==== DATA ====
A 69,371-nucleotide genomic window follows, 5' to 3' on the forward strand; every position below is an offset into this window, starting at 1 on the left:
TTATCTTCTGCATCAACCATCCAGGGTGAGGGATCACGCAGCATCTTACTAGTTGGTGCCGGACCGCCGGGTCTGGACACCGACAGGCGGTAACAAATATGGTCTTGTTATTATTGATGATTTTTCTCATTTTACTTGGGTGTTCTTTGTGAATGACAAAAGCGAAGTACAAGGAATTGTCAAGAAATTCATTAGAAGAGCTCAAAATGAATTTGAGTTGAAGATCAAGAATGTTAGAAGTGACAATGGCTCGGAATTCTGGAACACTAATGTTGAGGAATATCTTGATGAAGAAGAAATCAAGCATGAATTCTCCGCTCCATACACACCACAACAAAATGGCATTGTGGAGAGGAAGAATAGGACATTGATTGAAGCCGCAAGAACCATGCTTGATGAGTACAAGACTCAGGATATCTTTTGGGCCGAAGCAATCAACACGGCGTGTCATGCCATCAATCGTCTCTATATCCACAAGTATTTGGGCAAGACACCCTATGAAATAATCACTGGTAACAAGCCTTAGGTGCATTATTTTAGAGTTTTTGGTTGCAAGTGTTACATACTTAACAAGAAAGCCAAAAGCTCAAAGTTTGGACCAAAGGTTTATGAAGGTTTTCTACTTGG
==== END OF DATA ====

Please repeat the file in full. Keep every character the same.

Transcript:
A 69,371-nucleotide genomic window follows, 5' to 3' on the forward strand; every position below is an offset into this window, starting at 1 on the left:
TTATCTTCTGCATCAACCATCCAGGGTGAGGGATCACGCAGCATCTTACTAGTTGGTGCCGGACCGCCGGGTCTGGACACCGACAGGCGGTAACAAATATGGTCTTGTTATTATTGATGATTTTTCTCATTTTACTTGGGTGTTCTTTGTGAATGACAAAAGCGAAGTACAAGGAATTGTCAAGAAATTCATTAGAAGAGCTCAAAATGAATTTGAGTTGAAGATCAAGAATGTTAGAAGTGACAATGGCTCGGAATTCTGGAACACTAATGTTGAGGAATATCTTGATGAAGAAGAAATCAAGCATGAATTCTCCGCTCCATACACACCACAACAAAATGGCATTGTGGAGAGGAAGAATAGGACATTGATTGAAGCCGCAAGAACCATGCTTGATGAGTACAAGACTCAGGATATCTTTTGGGCCGAAGCAATCAACACGGCGTGTCATGCCATCAATCGTCTCTATATCCACAAGTATTTGGGCAAGACACCCTATGAAATAATCACTGGTAACAAGCCTTAGGTGCATTATTTTAGAGTTTTTGGTTGCAAGTGTTACATACTTAACAAGAAAGCCAAAAGCTCAAAGTTTGGACCAAAGGTTTATGAAGGTTTTCTACTTGG